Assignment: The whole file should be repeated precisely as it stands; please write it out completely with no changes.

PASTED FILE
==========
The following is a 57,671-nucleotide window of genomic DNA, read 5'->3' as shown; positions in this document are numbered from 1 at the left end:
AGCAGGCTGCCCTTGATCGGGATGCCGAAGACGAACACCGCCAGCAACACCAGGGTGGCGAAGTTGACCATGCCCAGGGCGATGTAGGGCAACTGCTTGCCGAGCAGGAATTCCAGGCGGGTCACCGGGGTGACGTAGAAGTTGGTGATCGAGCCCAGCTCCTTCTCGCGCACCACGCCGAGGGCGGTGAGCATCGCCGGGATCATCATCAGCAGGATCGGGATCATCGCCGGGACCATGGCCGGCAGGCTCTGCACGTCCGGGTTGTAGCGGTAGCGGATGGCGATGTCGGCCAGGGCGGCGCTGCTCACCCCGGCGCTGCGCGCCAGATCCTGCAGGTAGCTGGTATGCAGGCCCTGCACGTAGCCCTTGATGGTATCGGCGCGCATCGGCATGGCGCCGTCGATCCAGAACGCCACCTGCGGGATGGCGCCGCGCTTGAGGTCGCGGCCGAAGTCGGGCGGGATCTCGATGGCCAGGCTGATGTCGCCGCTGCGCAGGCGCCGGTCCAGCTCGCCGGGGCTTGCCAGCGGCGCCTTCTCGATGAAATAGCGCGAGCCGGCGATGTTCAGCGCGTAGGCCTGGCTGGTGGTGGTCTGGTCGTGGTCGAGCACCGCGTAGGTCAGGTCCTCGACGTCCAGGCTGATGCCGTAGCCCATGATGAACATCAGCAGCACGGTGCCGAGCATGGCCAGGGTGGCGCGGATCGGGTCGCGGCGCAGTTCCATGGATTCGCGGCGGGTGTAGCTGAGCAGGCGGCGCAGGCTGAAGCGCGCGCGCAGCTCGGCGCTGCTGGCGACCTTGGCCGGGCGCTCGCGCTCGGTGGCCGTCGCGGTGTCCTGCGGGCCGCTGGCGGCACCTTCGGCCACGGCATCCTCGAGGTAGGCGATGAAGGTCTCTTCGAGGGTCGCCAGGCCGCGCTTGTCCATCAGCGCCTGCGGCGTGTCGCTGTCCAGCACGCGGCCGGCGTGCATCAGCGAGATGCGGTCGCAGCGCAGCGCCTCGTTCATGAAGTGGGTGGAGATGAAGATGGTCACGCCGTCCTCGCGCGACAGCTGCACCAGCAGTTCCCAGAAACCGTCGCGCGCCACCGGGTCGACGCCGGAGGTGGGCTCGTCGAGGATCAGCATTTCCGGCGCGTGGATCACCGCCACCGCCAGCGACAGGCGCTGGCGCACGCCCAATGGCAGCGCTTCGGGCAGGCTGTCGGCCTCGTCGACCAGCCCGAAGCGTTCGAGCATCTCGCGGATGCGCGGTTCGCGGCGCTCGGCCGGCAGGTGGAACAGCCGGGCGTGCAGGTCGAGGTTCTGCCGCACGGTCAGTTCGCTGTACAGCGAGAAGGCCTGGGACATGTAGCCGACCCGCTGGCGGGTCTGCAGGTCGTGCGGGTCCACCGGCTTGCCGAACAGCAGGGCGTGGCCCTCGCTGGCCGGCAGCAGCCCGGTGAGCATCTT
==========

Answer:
The following is a 57,671-nucleotide window of genomic DNA, read 5'->3' as shown; positions in this document are numbered from 1 at the left end:
AGCAGGCTGCCCTTGATCGGGATGCCGAAGACGAACACCGCCAGCAACACCAGGGTGGCGAAGTTGACCATGCCCAGGGCGATGTAGGGCAACTGCTTGCCGAGCAGGAATTCCAGGCGGGTCACCGGGGTGACGTAGAAGTTGGTGATCGAGCCCAGCTCCTTCTCGCGCACCACGCCGAGGGCGGTGAGCATCGCCGGGATCATCATCAGCAGGATCGGGATCATCGCCGGGACCATGGCCGGCAGGCTCTGCACGTCCGGGTTGTAGCGGTAGCGGATGGCGATGTCGGCCAGGGCGGCGCTGCTCACCCCGGCGCTGCGCGCCAGATCCTGCAGGTAGCTGGTATGCAGGCCCTGCACGTAGCCCTTGATGGTATCGGCGCGCATCGGCATGGCGCCGTCGATCCAGAACGCCACCTGCGGGATGGCGCCGCGCTTGAGGTCGCGGCCGAAGTCGGGCGGGATCTCGATGGCCAGGCTGATGTCGCCGCTGCGCAGGCGCCGGTCCAGCTCGCCGGGGCTTGCCAGCGGCGCCTTCTCGATGAAATAGCGCGAGCCGGCGATGTTCAGCGCGTAGGCCTGGCTGGTGGTGGTCTGGTCGTGGTCGAGCACCGCGTAGGTCAGGTCCTCGACGTCCAGGCTGATGCCGTAGCCCATGATGAACATCAGCAGCACGGTGCCGAGCATGGCCAGGGTGGCGCGGATCGGGTCGCGGCGCAGTTCCATGGATTCGCGGCGGGTGTAGCTGAGCAGGCGGCGCAGGCTGAAGCGCGCGCGCAGCTCGGCGCTGCTGGCGACCTTGGCCGGGCGCTCGCGCTCGGTGGCCGTCGCGGTGTCCTGCGGGCCGCTGGCGGCACCTTCGGCCACGGCATCCTCGAGGTAGGCGATGAAGGTCTCTTCGAGGGTCGCCAGGCCGCGCTTGTCCATCAGCGCCTGCGGCGTGTCGCTGTCCAGCACGCGGCCGGCGTGCATCAGCGAGATGCGGTCGCAGCGCAGCGCCTCGTTCATGAAGTGGGTGGAGATGAAGATGGTCACGCCGTCCTCGCGCGACAGCTGCACCAGCAGTTCCCAGAAACCGTCGCGCGCCACCGGGTCGACGCCGGAGGTGGGCTCGTCGAGGATCAGCATTTCCGGCGCGTGGATCACCGCCACCGCCAGCGACAGGCGCTGGCGCACGCCCAATGGCAGCGCTTCGGGCAGGCTGTCGGCCTCGTCGACCAGCCCGAAGCGTTCGAGCATCTCGCGGATGCGCGGTTCGCGGCGCTCGGCCGGCAGGTGGAACAGCCGGGCGTGCAGGTCGAGGTTCTGCCGCACGGTCAGTTCGCTGTACAGCGAGAAGGCCTGGGACATGTAGCCGACCCGCTGGCGGGTCTGCAGGTCGTGCGGGTCCACCGGCTTGCCGAACAGCAGGGCGTGGCCCTCGCTGGCCGGCAGCAGCCCGGTGAGCATCTT